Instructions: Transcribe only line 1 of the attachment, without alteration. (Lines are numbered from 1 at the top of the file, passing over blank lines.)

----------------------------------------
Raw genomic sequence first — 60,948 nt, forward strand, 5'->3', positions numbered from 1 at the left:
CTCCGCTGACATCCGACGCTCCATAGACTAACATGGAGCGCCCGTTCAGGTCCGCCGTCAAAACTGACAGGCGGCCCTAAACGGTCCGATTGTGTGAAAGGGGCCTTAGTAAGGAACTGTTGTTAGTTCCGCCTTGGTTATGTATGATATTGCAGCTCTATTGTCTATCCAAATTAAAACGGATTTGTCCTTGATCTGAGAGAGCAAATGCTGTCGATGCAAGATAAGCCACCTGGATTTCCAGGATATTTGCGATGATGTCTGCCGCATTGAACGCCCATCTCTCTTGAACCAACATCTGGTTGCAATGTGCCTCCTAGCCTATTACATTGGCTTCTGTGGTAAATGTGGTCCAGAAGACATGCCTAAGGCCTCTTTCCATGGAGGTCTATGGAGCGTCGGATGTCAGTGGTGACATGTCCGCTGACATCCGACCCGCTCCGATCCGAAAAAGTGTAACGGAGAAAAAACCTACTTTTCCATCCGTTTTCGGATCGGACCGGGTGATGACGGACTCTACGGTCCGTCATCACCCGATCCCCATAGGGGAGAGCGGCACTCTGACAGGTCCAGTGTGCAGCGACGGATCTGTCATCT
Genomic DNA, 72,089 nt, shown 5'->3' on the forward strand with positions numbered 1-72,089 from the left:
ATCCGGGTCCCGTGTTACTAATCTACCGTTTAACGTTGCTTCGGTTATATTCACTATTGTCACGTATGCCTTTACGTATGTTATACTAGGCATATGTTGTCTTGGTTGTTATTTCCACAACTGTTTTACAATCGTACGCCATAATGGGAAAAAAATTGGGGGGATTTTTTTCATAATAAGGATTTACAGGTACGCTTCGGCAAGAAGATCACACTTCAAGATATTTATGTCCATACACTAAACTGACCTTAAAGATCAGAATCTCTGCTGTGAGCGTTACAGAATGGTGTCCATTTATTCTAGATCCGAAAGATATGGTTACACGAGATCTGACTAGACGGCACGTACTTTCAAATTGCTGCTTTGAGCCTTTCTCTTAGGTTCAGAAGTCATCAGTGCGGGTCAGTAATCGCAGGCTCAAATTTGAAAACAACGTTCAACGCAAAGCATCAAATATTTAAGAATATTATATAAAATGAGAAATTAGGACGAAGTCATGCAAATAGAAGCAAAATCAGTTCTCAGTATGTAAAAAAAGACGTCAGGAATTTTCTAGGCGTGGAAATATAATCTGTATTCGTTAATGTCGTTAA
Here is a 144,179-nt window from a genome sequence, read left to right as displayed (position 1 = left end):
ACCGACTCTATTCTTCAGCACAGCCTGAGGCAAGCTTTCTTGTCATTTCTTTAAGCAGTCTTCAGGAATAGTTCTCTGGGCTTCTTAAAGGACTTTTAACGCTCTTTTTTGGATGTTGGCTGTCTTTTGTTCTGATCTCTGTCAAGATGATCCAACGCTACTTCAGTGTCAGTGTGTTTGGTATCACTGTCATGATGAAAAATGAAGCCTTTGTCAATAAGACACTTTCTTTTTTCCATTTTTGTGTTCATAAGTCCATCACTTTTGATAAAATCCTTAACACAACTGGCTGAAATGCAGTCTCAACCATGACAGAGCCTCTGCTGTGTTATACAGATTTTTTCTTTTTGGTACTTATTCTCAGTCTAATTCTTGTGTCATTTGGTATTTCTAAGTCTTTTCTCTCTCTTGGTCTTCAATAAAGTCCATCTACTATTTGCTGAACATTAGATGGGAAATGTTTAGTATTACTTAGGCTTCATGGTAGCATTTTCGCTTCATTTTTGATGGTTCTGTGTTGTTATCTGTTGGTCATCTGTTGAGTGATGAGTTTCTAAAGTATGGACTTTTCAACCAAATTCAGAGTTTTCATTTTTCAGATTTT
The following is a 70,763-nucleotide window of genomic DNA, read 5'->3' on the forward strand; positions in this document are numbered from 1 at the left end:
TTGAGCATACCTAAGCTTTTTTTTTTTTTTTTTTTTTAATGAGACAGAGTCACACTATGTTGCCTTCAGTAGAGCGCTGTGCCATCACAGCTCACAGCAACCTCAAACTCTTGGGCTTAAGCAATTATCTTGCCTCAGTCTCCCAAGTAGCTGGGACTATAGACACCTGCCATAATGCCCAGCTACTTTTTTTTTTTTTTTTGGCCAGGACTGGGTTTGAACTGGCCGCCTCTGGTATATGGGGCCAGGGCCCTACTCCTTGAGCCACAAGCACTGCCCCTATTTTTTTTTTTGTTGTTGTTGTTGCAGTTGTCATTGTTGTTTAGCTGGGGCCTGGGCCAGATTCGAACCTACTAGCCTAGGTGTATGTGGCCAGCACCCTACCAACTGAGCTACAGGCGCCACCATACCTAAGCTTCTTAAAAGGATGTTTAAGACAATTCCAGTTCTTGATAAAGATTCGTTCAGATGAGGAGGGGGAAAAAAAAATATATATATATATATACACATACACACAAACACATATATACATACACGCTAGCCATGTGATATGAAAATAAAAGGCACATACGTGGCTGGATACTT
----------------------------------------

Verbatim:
Raw genomic sequence first — 60,948 nt, forward strand, 5'->3', positions numbered from 1 at the left: